Photo radar shooting victim's widow speaks out - New York News

Photo radar shooting victim's widow speaks out

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PHOENIX -

A FOX 10 Exclusive

The wife of Doug Georgianni, the Scottsdale man who was gunned down inside a photo radar van four years ago -- speaks out for the first time.

The interview comes on the heels of a jury finding no fault with the state for the death of her husband -- but she says the lawsuit wasn't about the money. It was about right and wrong and getting justice for him.

"For four years, I've wanted justice for Doug," said Jean Georgianni.  "I woke up every morning knowing I was going to spend the day with my best friend."

"Doug may very well be alive if they'd done as simple as spend a few hundred dollars to give these people bullet proof vests," she said.

Jean believes the Department of Public Safety could have prevented her husband's death, but a jury didn't agree.  The verdict was handed down Tuesday.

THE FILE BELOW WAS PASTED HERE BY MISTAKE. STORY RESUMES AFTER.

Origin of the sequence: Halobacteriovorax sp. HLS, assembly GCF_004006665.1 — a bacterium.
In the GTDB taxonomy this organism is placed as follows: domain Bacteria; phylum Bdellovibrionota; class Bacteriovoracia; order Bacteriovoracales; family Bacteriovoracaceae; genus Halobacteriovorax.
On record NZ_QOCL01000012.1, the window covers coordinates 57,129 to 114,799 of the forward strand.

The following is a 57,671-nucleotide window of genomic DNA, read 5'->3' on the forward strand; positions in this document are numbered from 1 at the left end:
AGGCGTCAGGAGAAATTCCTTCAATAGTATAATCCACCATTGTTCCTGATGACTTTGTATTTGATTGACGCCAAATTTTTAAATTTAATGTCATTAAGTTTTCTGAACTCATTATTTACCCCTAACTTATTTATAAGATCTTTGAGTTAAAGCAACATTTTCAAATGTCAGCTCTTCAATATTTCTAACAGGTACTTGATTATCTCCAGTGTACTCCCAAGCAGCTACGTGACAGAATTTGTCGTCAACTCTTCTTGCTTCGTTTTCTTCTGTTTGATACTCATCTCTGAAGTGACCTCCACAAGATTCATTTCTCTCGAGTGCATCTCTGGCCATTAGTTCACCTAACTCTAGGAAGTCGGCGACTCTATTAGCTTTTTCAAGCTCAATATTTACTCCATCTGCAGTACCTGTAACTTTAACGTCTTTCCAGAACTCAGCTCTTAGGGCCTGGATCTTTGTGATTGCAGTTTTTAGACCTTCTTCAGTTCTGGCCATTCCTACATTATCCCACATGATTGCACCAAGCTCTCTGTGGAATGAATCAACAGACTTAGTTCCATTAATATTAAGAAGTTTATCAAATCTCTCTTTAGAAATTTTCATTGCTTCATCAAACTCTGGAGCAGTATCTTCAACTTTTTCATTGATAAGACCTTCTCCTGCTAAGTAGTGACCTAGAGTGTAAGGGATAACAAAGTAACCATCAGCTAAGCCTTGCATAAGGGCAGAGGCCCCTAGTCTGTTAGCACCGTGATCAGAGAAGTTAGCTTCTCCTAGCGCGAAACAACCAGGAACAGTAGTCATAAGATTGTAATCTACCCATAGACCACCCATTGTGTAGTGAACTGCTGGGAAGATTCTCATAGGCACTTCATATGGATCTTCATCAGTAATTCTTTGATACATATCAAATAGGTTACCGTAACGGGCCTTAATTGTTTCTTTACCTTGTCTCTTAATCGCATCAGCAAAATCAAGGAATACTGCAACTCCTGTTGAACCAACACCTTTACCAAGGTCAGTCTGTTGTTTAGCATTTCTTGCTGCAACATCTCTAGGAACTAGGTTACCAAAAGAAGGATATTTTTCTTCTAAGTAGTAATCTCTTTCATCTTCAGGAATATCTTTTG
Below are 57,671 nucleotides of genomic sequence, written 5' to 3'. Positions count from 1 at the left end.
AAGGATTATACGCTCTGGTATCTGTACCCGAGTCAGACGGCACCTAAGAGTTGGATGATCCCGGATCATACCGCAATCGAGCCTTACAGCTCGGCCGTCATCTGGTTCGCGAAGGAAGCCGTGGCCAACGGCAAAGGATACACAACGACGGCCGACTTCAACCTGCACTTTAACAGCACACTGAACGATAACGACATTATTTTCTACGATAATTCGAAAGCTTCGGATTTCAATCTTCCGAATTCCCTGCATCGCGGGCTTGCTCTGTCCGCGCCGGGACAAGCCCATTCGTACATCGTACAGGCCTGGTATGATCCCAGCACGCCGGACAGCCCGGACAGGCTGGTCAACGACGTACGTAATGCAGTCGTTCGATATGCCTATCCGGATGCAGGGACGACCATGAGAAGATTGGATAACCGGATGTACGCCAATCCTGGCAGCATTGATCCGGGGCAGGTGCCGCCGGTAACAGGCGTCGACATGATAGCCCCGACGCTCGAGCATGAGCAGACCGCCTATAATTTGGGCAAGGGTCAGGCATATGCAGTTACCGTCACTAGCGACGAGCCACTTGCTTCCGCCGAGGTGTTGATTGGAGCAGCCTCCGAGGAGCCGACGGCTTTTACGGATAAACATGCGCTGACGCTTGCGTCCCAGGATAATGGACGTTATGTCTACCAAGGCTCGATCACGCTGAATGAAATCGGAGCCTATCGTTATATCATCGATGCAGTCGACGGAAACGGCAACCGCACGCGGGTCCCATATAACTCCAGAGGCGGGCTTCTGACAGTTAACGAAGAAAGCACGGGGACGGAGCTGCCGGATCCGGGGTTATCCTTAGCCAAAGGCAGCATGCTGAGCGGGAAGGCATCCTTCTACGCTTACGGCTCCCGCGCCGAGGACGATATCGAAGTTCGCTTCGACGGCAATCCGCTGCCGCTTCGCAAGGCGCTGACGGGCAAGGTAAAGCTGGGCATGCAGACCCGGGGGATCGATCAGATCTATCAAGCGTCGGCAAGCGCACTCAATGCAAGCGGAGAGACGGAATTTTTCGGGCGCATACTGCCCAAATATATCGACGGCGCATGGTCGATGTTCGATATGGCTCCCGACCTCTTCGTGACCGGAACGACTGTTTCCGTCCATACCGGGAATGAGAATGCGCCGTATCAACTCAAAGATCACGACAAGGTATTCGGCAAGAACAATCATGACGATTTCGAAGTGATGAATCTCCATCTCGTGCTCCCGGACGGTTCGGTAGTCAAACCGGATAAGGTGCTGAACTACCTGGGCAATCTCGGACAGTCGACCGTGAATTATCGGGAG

"While I respect the fact that six jurors thought otherwise, it doesn't change the truth," she said.

She believes civilian employees, like Doug, should not have been required to sit in marked DPS photo radar vans.

"When there was actually an e-mail death threat to Redflex against its executives and its employees in February, two months before Doug was killed, even though DPS was involved in that investigation, they didn't stop and say geez, somebody could get hurt here."

Still, the jury blamed the shooter, Thomas Destories.  He's currently in prison serving a 20-year sentence. In an exclusive interview with FOX 10, Destories claimed he had no idea anyone was in the photo radar van.

"I wanted to make sure no one was there.  I looked, I checked, it was quiet, it was silent," he said.

"I do believe him that he did not know there was anyone in that vehicle," said Jean.  "It's still very hard, but I'm not a person that holds on to anger.  It poisons your soul."

And after four years of fighting for justice for Doug, she said, "You have to accept sometime that difficult things happen in life and while the result of this court case was difficult, it pales in comparison to what losing Doug did to me in my life."

DPS released this statement:

"In this case, the jury weighed the facts and came to a studied, careful resolution.  The justice system performed its duty."

Georgianni's attorney says they're considering an appeal.

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